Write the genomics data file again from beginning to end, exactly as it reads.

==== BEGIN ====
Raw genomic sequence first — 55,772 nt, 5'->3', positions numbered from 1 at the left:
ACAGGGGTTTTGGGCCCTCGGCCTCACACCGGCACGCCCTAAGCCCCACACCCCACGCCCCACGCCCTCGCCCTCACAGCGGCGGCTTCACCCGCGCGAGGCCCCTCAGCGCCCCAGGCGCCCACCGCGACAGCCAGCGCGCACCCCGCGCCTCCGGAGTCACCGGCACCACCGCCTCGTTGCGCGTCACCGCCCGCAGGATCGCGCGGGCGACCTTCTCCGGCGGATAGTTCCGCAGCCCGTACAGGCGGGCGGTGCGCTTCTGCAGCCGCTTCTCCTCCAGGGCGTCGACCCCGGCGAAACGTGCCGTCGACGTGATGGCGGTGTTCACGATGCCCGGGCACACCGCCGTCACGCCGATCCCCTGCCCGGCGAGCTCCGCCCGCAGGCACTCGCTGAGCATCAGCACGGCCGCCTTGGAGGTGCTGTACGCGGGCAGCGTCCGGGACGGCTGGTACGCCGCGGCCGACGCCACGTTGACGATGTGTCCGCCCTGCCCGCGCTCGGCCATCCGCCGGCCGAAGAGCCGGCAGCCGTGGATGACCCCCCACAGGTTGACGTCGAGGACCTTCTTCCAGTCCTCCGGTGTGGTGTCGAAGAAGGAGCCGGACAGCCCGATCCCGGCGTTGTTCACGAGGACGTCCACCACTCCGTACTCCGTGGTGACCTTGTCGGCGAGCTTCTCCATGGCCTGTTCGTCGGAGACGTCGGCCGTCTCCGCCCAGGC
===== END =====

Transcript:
Raw genomic sequence first — 55,772 nt, 5'->3', positions numbered from 1 at the left:
ACAGGGGTTTTGGGCCCTCGGCCTCACACCGGCACGCCCTAAGCCCCACACCCCACGCCCCACGCCCTCGCCCTCACAGCGGCGGCTTCACCCGCGCGAGGCCCCTCAGCGCCCCAGGCGCCCACCGCGACAGCCAGCGCGCACCCCGCGCCTCCGGAGTCACCGGCACCACCGCCTCGTTGCGCGTCACCGCCCGCAGGATCGCGCGGGCGACCTTCTCCGGCGGATAGTTCCGCAGCCCGTACAGGCGGGCGGTGCGCTTCTGCAGCCGCTTCTCCTCCAGGGCGTCGACCCCGGCGAAACGTGCCGTCGACGTGATGGCGGTGTTCACGATGCCCGGGCACACCGCCGTCACGCCGATCCCCTGCCCGGCGAGCTCCGCCCGCAGGCACTCGCTGAGCATCAGCACGGCCGCCTTGGAGGTGCTGTACGCGGGCAGCGTCCGGGACGGCTGGTACGCCGCGGCCGACGCCACGTTGACGATGTGTCCGCCCTGCCCGCGCTCGGCCATCCGCCGGCCGAAGAGCCGGCAGCCGTGGATGACCCCCCACAGGTTGACGTCGAGGACCTTCTTCCAGTCCTCCGGTGTGGTGTCGAAGAAGGAGCCGGACAGCCCGATCCCGGCGTTGTTCACGAGGACGTCCACCACTCCGTACTCCGTGGTGACCTTGTCGGCGAGCTTCTCCATGGCCTGTTCGTCGGAGACGTCGGCCGTCTCCGCCCAGGC